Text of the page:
Brooklyn Journal of Corporate, Financial & Commercial Law


Braeden Hodges

First Page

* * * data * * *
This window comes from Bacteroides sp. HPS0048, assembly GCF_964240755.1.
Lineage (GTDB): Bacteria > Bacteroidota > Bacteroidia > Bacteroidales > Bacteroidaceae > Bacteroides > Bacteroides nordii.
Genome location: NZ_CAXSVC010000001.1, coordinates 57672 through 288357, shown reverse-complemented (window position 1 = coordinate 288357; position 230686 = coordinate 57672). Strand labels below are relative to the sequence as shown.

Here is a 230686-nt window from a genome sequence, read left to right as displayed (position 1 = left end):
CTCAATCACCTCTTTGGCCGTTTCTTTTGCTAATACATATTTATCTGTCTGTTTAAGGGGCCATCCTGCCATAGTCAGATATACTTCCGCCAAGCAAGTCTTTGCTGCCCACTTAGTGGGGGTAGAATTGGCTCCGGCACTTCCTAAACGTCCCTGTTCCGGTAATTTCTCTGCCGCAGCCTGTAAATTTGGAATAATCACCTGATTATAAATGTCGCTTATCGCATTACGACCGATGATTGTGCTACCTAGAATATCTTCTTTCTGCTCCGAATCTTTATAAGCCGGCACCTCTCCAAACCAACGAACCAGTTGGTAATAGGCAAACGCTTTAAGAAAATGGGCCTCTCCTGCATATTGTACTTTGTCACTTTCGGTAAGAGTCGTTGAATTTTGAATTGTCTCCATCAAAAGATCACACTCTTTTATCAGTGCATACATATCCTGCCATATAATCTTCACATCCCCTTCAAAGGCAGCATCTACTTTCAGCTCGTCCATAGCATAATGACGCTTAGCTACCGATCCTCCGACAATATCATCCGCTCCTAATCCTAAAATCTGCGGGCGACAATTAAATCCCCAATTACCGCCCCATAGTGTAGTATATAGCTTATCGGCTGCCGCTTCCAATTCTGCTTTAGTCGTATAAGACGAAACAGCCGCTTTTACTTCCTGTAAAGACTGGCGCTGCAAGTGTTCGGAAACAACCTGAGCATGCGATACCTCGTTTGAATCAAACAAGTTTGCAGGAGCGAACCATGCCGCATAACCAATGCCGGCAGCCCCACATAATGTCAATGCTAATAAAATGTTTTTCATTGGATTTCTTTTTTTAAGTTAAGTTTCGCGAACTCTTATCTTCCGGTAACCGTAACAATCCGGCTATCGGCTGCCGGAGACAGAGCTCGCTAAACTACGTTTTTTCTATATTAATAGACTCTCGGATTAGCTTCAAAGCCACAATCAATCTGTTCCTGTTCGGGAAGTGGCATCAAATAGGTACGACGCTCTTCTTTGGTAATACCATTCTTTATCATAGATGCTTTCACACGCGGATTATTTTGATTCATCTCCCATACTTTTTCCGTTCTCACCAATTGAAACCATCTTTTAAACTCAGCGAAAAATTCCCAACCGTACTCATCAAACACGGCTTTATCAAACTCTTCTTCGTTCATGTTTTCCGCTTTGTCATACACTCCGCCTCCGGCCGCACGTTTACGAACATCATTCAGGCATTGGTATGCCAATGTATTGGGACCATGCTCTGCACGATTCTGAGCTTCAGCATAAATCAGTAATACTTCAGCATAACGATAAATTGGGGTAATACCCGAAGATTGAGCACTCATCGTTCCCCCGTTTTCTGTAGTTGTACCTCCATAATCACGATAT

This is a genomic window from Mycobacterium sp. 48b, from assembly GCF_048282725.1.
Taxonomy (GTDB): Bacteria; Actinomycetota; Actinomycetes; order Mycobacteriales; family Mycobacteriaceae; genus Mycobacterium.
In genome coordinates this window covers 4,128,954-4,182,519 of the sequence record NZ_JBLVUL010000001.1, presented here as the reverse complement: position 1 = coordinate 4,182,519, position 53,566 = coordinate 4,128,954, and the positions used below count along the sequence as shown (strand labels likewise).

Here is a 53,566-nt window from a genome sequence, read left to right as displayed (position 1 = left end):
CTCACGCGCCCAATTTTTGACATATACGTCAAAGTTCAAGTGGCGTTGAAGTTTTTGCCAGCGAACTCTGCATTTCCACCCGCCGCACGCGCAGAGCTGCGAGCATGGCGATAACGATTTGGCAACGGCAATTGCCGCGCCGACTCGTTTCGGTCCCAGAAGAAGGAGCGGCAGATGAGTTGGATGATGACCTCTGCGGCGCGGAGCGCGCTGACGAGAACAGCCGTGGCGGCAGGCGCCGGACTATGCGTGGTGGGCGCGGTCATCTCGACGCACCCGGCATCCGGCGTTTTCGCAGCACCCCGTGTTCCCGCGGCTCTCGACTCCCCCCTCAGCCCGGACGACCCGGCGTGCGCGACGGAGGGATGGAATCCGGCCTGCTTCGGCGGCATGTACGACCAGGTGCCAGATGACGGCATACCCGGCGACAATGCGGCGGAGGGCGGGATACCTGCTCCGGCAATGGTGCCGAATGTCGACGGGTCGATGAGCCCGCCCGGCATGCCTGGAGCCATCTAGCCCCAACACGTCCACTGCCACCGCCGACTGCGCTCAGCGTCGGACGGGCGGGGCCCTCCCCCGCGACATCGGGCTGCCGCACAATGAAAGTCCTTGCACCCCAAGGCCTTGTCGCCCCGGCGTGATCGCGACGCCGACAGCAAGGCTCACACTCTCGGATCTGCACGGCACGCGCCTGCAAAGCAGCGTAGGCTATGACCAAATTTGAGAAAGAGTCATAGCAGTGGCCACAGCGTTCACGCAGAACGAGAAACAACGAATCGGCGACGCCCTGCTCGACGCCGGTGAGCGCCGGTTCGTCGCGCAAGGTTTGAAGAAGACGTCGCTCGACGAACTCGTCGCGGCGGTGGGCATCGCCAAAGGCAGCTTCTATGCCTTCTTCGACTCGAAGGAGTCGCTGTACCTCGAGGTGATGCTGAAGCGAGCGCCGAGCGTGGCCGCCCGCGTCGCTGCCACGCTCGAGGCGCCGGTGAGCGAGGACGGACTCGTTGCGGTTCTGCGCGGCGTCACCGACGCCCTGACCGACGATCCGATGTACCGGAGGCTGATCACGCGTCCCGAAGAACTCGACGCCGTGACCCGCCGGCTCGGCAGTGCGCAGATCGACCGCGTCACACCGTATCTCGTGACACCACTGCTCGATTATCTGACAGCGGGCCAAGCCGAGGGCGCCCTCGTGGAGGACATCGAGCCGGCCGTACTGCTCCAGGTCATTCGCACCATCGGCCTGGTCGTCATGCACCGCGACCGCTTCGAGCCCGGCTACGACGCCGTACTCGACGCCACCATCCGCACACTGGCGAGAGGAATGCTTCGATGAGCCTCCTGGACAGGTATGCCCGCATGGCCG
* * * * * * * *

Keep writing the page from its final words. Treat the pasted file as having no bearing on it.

Financial technology (fintech) has ushered into today’s financial markets a wave of innovations that have revolutionized the way financial services are rendered and consumed. One such transformation is Banking-as-a-Service (BaaS): a partnership model through which nonbank businesses offer federally regulated banking products directly to consumers. By disintermediating the banking value chain, BaaS is democratizing access to financial services and lowering barriers to entry for many unbanked and underbanked individuals. These initiatives bring with them a number of concerns—such as data privacy risks, new forms of surveillance and discrimination, and economic instability—that are augmented by a systemic deficiency in regulators’ ability to understand and respond to complex and evolving fintech-related risks. Specifically, the United States’ overlapping state-federal regime of financial regulators has created a fragmented network of authority, exposing new and enticing opportunities for service providers to organize their activities outside the purview of regulators. Furthermore, the modern regulatory infrastructure was designed in the wake of the 2008 financial crisis and focuses almost exclusively on the propagation of risk within and among banks and large financial institutions. This Note argues that this system is ill-equipped to address BaaS‑generated risks and proposes that a solution may be found in a redefined regulatory perimeter.